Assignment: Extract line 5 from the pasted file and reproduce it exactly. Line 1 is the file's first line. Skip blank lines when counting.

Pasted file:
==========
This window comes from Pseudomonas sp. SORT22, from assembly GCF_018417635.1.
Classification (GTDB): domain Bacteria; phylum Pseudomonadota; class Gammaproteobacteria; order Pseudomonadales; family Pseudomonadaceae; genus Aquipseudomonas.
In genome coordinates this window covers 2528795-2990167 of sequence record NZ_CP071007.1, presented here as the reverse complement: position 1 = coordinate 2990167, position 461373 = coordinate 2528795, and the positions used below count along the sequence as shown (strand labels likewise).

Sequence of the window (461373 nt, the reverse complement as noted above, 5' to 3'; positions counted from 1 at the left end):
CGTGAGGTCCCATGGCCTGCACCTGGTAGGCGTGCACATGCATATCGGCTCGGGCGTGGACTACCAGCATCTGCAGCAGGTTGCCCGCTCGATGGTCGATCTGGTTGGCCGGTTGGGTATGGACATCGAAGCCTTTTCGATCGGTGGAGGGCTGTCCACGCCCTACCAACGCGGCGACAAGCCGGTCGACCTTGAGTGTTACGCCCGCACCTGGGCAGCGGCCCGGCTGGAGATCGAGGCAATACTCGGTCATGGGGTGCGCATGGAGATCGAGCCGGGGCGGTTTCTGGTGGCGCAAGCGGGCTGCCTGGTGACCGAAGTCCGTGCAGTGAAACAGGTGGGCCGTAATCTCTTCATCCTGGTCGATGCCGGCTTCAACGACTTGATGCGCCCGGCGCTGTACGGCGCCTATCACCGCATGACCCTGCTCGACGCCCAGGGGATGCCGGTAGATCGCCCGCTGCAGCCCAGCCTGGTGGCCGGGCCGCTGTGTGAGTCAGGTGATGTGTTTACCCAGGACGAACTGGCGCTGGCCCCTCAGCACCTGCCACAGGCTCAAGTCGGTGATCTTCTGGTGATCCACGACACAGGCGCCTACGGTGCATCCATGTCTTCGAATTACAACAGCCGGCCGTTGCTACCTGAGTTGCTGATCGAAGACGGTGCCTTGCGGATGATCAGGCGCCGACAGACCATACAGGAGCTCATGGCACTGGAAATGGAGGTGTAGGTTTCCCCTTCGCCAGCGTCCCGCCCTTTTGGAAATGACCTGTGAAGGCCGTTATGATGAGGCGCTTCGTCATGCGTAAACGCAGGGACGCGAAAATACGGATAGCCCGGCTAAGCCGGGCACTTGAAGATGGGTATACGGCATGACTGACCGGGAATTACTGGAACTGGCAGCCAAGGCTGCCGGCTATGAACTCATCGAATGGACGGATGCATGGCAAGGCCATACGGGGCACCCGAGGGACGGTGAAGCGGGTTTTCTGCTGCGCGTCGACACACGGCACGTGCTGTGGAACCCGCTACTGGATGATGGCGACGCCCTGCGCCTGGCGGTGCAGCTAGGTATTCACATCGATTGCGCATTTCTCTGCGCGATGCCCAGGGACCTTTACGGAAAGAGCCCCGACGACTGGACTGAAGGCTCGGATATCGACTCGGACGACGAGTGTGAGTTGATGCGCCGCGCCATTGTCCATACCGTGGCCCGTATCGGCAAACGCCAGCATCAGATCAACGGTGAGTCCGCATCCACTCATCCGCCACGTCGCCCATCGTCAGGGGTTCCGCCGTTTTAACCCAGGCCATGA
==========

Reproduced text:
CGTGAGGTCCCATGGCCTGCACCTGGTAGGCGTGCACATGCATATCGGCTCGGGCGTGGACTACCAGCATCTGCAGCAGGTTGCCCGCTCGATGGTCGATCTGGTTGGCCGGTTGGGTATGGACATCGAAGCCTTTTCGATCGGTGGAGGGCTGTCCACGCCCTACCAACGCGGCGACAAGCCGGTCGACCTTGAGTGTTACGCCCGCACCTGGGCAGCGGCCCGGCTGGAGATCGAGGCAATACTCGGTCATGGGGTGCGCATGGAGATCGAGCCGGGGCGGTTTCTGGTGGCGCAAGCGGGCTGCCTGGTGACCGAAGTCCGTGCAGTGAAACAGGTGGGCCGTAATCTCTTCATCCTGGTCGATGCCGGCTTCAACGACTTGATGCGCCCGGCGCTGTACGGCGCCTATCACCGCATGACCCTGCTCGACGCCCAGGGGATGCCGGTAGATCGCCCGCTGCAGCCCAGCCTGGTGGCCGGGCCGCTGTGTGAGTCAGGTGATGTGTTTACCCAGGACGAACTGGCGCTGGCCCCTCAGCACCTGCCACAGGCTCAAGTCGGTGATCTTCTGGTGATCCACGACACAGGCGCCTACGGTGCATCCATGTCTTCGAATTACAACAGCCGGCCGTTGCTACCTGAGTTGCTGATCGAAGACGGTGCCTTGCGGATGATCAGGCGCCGACAGACCATACAGGAGCTCATGGCACTGGAAATGGAGGTGTAGGTTTCCCCTTCGCCAGCGTCCCGCCCTTTTGGAAATGACCTGTGAAGGCCGTTATGATGAGGCGCTTCGTCATGCGTAAACGCAGGGACGCGAAAATACGGATAGCCCGGCTAAGCCGGGCACTTGAAGATGGGTATACGGCATGACTGACCGGGAATTACTGGAACTGGCAGCCAAGGCTGCCGGCTATGAACTCATCGAATGGACGGATGCATGGCAAGGCCATACGGGGCACCCGAGGGACGGTGAAGCGGGTTTTCTGCTGCGCGTCGACACACGGCACGTGCTGTGGAACCCGCTACTGGATGATGGCGACGCCCTGCGCCTGGCGGTGCAGCTAGGTATTCACATCGATTGCGCATTTCTCTGCGCGATGCCCAGGGACCTTTACGGAAAGAGCCCCGACGACTGGACTGAAGGCTCGGATATCGACTCGGACGACGAGTGTGAGTTGATGCGCCGCGCCATTGTCCATACCGTGGCCCGTATCGGCAAACGCCAGCATCAGATCAACGGTGAGTCCGCATCCACTCATCCGCCACGTCGCCCATCGTCAGGGGTTCCGCCGTTTTAACCCAGGCCATGA